Orbit Books, May 2007; 432pp, UK PBK; ISBN-13: 978-1841494289
Reviewed by Paul Raven
WARNING: This critique can be considered to contain ‘spoilers’.
The strapline reads “Dark space is not really dark. Neither is it empty.” Twisting this to refer to the book itself, it’s half right: Dark Space is certainly not empty. It is, however, very dark. Unflinchingly so; it’s a complex and exciting novel, almost devoid of cheap sentiment and comfortable vindication. It’s not a cheerful read, but it is a very rewarding one.One of the established modes of science fiction is the story that asks “what if this carries on?” With Dark Space, de Pierres is performing a variation of that mode, which we might choose to describe as “what if this happened again?” Having created a world that draws heavily on the politics (and to some extent the language and other trappings) of the Italian city-states of the Renaissance, de Pierres is able to examine societies and interpersonal relationships from feminist and Marxist angles without seemingly having any particular axe to grind other than that of general progressiveness – though a more coherent agenda promises to reveal itself over the course of the series.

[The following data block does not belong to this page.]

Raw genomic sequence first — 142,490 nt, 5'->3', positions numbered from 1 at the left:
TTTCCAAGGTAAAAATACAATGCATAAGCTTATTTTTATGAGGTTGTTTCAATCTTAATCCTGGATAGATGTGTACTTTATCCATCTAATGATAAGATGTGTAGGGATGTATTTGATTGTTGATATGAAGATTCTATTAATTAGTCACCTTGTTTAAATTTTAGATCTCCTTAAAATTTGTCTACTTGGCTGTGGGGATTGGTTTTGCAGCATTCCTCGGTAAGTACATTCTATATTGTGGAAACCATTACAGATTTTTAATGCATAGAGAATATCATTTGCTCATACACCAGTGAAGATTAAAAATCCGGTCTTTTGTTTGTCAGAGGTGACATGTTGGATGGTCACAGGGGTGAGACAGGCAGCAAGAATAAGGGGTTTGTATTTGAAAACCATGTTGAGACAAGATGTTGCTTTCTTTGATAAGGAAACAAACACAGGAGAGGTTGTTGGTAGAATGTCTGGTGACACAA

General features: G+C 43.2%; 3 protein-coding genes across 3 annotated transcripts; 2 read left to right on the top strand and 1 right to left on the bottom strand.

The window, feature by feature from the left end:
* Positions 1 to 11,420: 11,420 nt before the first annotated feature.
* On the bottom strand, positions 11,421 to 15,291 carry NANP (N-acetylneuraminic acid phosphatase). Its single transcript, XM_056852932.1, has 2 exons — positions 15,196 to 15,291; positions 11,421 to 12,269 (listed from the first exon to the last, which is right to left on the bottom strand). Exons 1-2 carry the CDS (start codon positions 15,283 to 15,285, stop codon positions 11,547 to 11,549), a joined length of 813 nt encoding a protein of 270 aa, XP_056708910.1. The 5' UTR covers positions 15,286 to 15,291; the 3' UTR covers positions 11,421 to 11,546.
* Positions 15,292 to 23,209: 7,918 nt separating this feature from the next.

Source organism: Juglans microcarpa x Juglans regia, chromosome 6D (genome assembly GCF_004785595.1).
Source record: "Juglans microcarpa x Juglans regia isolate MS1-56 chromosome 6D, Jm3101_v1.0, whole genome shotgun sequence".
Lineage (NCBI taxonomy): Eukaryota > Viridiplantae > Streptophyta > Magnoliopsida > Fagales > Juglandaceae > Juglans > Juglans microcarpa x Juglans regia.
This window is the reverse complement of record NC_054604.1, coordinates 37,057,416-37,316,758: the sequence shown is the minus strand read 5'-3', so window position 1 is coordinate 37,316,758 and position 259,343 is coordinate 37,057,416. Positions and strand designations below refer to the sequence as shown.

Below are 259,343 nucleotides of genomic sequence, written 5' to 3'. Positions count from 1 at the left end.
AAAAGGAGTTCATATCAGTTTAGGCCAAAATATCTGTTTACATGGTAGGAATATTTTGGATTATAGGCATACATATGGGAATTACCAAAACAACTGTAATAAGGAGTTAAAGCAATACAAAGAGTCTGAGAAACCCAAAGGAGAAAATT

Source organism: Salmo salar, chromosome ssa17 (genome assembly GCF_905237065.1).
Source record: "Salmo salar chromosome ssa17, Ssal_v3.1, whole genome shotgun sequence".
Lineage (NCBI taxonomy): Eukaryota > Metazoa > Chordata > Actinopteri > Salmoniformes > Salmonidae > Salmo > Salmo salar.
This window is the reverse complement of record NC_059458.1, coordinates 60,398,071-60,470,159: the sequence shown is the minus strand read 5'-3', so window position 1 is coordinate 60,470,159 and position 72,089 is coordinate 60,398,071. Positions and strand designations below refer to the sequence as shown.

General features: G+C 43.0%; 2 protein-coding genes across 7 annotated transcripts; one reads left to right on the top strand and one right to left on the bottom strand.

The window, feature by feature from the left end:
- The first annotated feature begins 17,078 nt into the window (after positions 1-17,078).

If you want to read my entire critique of de Pierres’ “Dark Space”, you’ll need to pop over to T3A Space, of course. I know, I’m such a tease …